Most kitchens have a stick blender. As a relatively low cost piece of equipment, which is also small enough to store and not take up too much room, the “good old stick blender” can do a lot for a beginner alternative chef kitchen. The main technique you’ll use a stick blender for is to make purees.
They work best for pureeing steamed or cooked veggies, as you do when making soups or something like Glenys’ red pasta sauce without tomato or capsicum.
“Milk shakes”, “ice creams” and “custards”
They can also be great for making milkshakes, especially when you have the milk alternative already made and you’re pureeing banana, mango, berries and other soft fruits or you’re adding in powders like carob or cacao. I wouldn’t blend ice though as most aren’t strong enough to do that.
If you want a chilled milkshake/ thickshake then two top tips that can help without using ice and breaking your stick blender are:
- Thawing a frozen banana (broken into pieces) or
- Making sure all the other ingredients are chilled before blending.
I use our stick blender to make the Mango Lassi, custard and ice cream mix too.
Chopping nuts and dried fruits:
I’ve also made Hayley’s Raw Vegan Anzacs and My Snowflake Truffles (Aka Not Rum Truffles using the food processing attachment that came with our last stick blender. The stick blender alone doesn’t do a wonderful job of this.
Mousses and natural icing
The stick blender is also great for making veggie mousses like this avocado chocolate mousse and natural whole food cake icing and ganache (you’ll see more of this in Season 2 in our Chocolate cake episode).
So what can’t you make with a stick blender?
In my experience, Green Smoothies including any of the following vegetables don’t blend well with a stick blender. The resulting liquid is just not pleasant in texture (I can’t think of any nice analogies that would go here, so lets just say its not cool and leave it with that).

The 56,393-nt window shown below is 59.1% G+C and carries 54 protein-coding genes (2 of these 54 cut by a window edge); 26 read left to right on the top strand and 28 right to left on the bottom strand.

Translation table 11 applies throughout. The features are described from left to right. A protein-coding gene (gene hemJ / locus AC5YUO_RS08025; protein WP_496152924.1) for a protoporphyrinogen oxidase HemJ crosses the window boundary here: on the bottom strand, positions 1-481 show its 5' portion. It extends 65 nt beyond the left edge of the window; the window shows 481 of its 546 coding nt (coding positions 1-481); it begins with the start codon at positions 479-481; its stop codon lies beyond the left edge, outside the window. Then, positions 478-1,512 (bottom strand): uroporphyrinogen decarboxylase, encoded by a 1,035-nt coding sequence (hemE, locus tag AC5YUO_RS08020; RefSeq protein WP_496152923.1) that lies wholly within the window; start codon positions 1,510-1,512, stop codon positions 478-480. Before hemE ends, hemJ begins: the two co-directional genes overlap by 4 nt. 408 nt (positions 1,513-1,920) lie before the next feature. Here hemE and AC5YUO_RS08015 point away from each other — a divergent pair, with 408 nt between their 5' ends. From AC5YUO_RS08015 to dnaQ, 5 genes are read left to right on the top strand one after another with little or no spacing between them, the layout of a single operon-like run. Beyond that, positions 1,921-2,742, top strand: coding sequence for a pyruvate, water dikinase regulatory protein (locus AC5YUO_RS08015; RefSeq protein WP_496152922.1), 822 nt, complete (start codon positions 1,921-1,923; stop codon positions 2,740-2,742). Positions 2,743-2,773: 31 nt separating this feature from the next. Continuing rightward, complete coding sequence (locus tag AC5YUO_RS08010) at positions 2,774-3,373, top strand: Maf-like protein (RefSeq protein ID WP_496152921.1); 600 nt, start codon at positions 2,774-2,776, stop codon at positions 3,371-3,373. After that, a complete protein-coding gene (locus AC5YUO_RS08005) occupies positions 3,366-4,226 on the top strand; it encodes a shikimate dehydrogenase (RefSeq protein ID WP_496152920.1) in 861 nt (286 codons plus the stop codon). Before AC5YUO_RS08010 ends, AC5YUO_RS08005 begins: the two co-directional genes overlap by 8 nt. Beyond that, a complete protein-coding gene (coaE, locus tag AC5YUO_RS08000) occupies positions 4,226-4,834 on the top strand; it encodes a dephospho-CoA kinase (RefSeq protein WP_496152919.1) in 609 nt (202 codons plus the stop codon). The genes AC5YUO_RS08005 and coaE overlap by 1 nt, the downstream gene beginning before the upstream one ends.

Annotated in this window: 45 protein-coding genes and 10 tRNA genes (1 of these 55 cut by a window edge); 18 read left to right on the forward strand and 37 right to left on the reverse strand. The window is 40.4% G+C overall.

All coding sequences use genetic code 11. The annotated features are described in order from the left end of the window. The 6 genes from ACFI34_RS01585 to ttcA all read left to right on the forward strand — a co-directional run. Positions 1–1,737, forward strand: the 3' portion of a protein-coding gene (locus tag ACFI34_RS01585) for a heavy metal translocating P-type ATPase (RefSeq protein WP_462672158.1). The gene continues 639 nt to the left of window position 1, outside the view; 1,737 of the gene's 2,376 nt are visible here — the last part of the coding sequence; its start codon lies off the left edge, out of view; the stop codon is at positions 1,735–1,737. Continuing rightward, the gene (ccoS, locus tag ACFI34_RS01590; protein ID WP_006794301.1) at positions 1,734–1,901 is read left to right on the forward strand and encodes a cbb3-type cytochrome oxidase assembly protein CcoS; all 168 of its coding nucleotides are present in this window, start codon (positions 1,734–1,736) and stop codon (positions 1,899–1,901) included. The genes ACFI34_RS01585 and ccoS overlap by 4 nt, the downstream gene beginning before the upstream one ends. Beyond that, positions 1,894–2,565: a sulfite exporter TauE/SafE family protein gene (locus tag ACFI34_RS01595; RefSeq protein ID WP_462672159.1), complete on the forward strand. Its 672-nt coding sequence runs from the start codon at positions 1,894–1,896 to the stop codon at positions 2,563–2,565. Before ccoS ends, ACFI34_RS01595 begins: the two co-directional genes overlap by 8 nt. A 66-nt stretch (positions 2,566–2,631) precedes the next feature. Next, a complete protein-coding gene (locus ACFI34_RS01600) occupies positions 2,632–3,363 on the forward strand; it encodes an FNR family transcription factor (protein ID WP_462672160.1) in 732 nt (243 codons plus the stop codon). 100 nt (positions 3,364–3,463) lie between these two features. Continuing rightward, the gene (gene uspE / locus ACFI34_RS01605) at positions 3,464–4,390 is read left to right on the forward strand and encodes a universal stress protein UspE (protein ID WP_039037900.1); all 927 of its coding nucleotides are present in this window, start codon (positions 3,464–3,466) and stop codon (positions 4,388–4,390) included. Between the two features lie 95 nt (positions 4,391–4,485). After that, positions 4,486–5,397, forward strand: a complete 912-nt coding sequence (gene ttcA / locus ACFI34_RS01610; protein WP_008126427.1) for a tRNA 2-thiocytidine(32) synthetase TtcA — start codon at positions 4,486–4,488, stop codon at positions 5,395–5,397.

Veggies that don’t blend too well:
- leafy herbs
- raw carrot
While versatile, stick blenders don’t usually do a good job of making powders from items like flax, chia or any of the other nuts or seeds. So there are other pieces of equipment that do a better job of this.
Pastes and spreads
Stick blenders don’t tend to grind up nuts and seeds finely enough to make pastes and smooth spreads. With regard to nuts, you can chop nuts and seeds well enough for bliss balls (see the Anzac truffles above) but usually these attachments hold a small volume and so they’re not a good choice for making recipes which require larger volumes (like our “Cheesecakes” in the Cheesecake Episode). Without the food processing attachment they tend to only finely chop what is close to the blade, so there is a lot of inconsistency in the blending (and you’ll want a beautifully smooth puree when making a dairy free cheesecake). Also the blade will get clogged really easily. So I don’t recommend trying this as you’ll be forever unplugging the stick blender and dismantling it.
With regards to making spreads like hoummus, while you technically can do this with a stick blender, I find you get a much better puree with a proper benchtop food processor (mid range or the super high speed ones like Hayley and Glenys use). With a stick blender, I find the skins of the legumes don’t tend to break up too (hence why I recommend making these kinds of dips with a benchtop food processor).
So that’s it for this week. If you’d like to learn more about how to use the equipment you already have in your kitchen, watch our Episodes, and check out our Books.